The Tragic Hero Macbeth

Throughout the poem, Macbeth is at a constant struggle with following his conscience in relation to moral law. Macbeth is a tragic hero because he commits murder, self actualizes, experiences external pressure, and is ambitious, which causes him to make equivocal judgments, that inevitably lead to his downfall.

Self actualization is shown by realizing that he likes Duncan and does not want to kill him. He is swaying himself back toward the right thing to do by thinking about the consequences and how there will be many parties seeking vengeance on Duncan’s killer.

Macbeth realizes that he is not a butcher and then says, “We still have judgement here that we but teach/bloody instruction” (1.7.8-9). He is trying to find a way to hide his emotions so that he does not raise any red flags to the townspeople, he says, ‘False face must hide what the false heart doth/know”(1.5.95-99). This shows that Macbeth is willing to put on a “mask” to hide the anxieties and horror that he will endure before and after killing Duncan.

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Lady Macbeth is one of the most influential characters in this poem. She is the main source of external pressure on Macbeth throughout the poem. Lady Macbeth persuades him to continue with the scheme by exploiting his positive disposition and making him feel like he is the one making the decision. Plotting a murder against someone who you consider an ally is a lot of extra weight to carry. Lady Macbeth deceives Macbeth by making him feel more secure by saying, “I laid their daggers ready,/He could not miss ‘em.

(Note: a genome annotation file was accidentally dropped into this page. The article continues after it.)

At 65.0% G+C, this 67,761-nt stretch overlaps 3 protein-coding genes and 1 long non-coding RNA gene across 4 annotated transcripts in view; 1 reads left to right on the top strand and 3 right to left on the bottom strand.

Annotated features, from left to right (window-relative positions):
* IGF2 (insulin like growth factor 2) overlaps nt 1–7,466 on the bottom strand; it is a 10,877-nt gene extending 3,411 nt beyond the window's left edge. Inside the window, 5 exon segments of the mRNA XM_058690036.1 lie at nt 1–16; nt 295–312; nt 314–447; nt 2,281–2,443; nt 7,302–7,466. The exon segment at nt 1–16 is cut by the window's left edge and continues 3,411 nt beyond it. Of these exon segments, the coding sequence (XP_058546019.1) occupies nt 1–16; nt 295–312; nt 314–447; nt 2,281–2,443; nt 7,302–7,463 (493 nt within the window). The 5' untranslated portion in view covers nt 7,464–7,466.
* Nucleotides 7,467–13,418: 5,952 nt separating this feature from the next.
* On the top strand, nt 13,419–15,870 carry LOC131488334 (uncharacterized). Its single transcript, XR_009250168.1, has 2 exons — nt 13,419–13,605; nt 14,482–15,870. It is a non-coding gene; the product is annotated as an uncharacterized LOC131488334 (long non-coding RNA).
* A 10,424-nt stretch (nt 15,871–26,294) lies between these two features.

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Had he not resembled/My father as he slept” (2.2.11-13). This made Macbeth feel more secure because he believes that she is being truthful but in reality she is doing what she needs to do to grow Macbeth into the role of King.

Macbeth shows that ambition was his sole motivator and says, “To prick the sides of my intent, but only/Vaulting ambition which o’erleaps itself/And falls on th’other” (1.7.26-28). This is significant because every tragic hero has Hamartia which is a tragic downfall that causes the downfall of the hero. For Macbeth, that “flaw” was his ambitious nature. After the witches first prophecy, he was ambitious to become king even though he must perform repulsive acts of sin to get there. Macbeth says, “Be so much more the man. Nor, time, nor place/Did then adhere, and yet you would make both./They have made themselves and that their fitness now/Does unmake you.”(1.7.51-54). This shows the reader that he is not a man of his word he lets fear overcome his morals, meaning he can be easily persuaded by Lady Macbeth. If ambition to be king can cause him to stray from moral law than Lady Macbeth should have no problem doing the same thing.

Macbeth is a tragic hero because he shows Hamartia and Hubris. He is also goal-oriented, which settles on him to make bad decisions, which lead to his ruin. Self actualization played a big role in this poem and helped with the character development of the main characters, mainly Macbeth.

Work Cited

  • Shakespeare, William, and Michael Clamp. Macbeth. Cambridge University Press, 2007

Cite this page

The Tragic Hero Macbeth. (2021, Apr 26). Retrieved from

The Tragic Hero Macbeth

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